This brings to light how the integration of green building practices on a seemingly typical commercial building can present new hazards that must be identified to protect building occupants and emergency responders.  Fire fighters responding to an alarm may cut electrical power from the supply grid, but what is the procedure if there is an active solar array or an integrated wind turbine generating power as a part of the building?  Other “new” electrical and fire hazards facing unprepared emergency responders include the unknown level of fire resistance of recycled/green building materials, how to control fire spread on green vegetative roofs, and how to control smoke in wide, open atrium areas.
“ owners of green buildings might have to be aware that the green designs can present previously unconsidered challenges that arise as a direct result of construction choices. ...Because codes — even a decade after green design concepts hit the mainstream — still largely deal with traditional building designs and materials, facility managers have to know how to address the intersection of green design and current codes.”

The bottom line is that "green concepts should be reviewed as part of a fire-protection and life-safety analysis”, because buildings, green or not, must meet building and fire code standards to protect the health and safety of both the occupants and emergency responders.

Moisture and Mold Management in Green Buildings


Another potential hazard of green buildings is the management of moisture within the building and how selection of a green design and materials may be inappropriate if the location and weather are not considered:  “the design-and-construction community must not assume that if one builds green, then one will be building regionally correct or even lower risk buildings”.

A recent article, Hidden Risks of Green Buildings, was written from an insurance underwriter’s perspective and centered on the management of moisture.  The article mentioned the trend of using carbohydrate-based building products instead of petroleum-based building products.  That is where my eyes widened! Any indoor quality consultant knows the formula:  moisture + food source = perfect habitat for mold growth.  Carbohydrate-based building products are food for mold!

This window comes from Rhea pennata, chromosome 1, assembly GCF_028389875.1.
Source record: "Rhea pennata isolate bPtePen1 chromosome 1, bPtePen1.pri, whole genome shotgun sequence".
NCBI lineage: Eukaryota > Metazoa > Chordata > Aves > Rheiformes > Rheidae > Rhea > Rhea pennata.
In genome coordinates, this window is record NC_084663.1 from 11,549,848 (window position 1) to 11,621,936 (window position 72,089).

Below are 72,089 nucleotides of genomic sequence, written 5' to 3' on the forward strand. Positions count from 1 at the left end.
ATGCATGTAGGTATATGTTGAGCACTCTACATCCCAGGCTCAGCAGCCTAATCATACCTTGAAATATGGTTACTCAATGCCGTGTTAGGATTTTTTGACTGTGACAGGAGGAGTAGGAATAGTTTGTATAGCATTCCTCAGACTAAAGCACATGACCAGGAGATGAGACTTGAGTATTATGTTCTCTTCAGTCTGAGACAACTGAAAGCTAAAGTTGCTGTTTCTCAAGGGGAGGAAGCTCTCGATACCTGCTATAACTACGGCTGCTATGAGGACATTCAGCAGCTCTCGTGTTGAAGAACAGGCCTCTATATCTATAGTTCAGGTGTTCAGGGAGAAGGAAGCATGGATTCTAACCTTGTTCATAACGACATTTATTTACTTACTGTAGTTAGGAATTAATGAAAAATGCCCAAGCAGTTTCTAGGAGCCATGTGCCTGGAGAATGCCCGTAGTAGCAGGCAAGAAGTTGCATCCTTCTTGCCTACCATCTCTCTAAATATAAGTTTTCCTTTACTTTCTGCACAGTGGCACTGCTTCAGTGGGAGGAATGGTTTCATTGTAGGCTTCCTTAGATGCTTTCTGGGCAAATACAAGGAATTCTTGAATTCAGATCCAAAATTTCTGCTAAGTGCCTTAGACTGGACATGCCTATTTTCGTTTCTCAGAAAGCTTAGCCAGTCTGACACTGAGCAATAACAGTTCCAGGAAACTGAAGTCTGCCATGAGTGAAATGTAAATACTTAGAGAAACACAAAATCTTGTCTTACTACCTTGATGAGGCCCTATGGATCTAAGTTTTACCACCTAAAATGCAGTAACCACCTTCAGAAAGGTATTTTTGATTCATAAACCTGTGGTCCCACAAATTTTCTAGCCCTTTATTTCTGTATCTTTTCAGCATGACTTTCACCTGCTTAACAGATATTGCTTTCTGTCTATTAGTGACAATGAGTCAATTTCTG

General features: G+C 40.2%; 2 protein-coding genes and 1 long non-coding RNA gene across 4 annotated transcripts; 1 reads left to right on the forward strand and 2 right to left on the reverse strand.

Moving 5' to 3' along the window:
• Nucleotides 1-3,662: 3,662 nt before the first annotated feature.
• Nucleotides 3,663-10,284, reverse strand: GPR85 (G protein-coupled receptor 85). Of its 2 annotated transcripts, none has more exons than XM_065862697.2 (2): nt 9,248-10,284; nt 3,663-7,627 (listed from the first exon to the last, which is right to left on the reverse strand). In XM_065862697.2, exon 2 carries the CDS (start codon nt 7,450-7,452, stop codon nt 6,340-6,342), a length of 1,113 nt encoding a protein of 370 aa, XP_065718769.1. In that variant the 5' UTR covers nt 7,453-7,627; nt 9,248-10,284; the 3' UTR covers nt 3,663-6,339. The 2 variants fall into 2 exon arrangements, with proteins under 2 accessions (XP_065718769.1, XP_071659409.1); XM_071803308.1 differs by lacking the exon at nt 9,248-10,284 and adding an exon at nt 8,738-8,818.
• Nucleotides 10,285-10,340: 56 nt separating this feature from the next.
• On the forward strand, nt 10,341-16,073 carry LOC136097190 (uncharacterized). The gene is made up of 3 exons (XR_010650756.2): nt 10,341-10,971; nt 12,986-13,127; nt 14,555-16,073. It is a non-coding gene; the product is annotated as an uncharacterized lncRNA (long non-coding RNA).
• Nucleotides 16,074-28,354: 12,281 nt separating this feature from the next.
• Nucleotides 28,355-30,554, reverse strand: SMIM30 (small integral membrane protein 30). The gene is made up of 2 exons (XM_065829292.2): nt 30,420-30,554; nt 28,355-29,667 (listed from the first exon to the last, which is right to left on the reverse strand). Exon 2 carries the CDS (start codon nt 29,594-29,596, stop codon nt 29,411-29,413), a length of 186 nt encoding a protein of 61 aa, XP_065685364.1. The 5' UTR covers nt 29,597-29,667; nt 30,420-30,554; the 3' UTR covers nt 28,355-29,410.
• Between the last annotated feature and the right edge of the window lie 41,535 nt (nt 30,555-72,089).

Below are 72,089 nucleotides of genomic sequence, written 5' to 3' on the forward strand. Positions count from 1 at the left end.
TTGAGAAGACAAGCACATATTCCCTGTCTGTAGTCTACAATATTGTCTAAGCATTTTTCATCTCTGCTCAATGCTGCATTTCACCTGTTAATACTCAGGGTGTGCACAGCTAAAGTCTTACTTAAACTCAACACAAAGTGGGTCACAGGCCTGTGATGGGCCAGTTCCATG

Moisture comes from many sources in a building: bulk water from a rook, window, or facade leak; water pipe break; HVAC condensate overflow; condensation on cold surfaces; or vapor (relative humidity) in the air.  Additional humidity can be added to the air by introducing humid outdoor air that has not been properly dehumidified or from other sources such as showers, locker rooms, steam rooms, gyms, kitchen facilities, human respiration (particularly if more people are occupying the space than the original design).  ( More information on these moisture-related potential problems including the risk of LEED “flush-outs” can be found here.)

Moisture meeting carbohydrate-based building materials over time certainly does look like the potential beginning of The Perfect Storm, because, in reality, carbohydrate-based building materials, even treated with the best biocide, would only be “mold resistant” not “mold proof”.  Given food, water, and time… mold will grow.  So as a professional IEQ consultant who has seen it all when it comes to mold contamination, I sincerely believe the article’s foreshadowing that “ the design community would be advised to prioritize the lessons…already learned from the waterproofing, humidity control, and building forensics community”.  When using potential mold “food” within a building, moisture control is ever more critical to the air quality of the building as well as the building material’s life cycle.

Are you interested in green construction? Have you thought of the potential hazards that can be created when using new technologies, new materials and tightening up the envelope?
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Topics: indoor air quality, health and safety, General EHS, Construction H&S, Emergency Response, worker safety, Air Sampling, Mold, Fire Safety, Exposure, Respiratory, green buildings, Working Green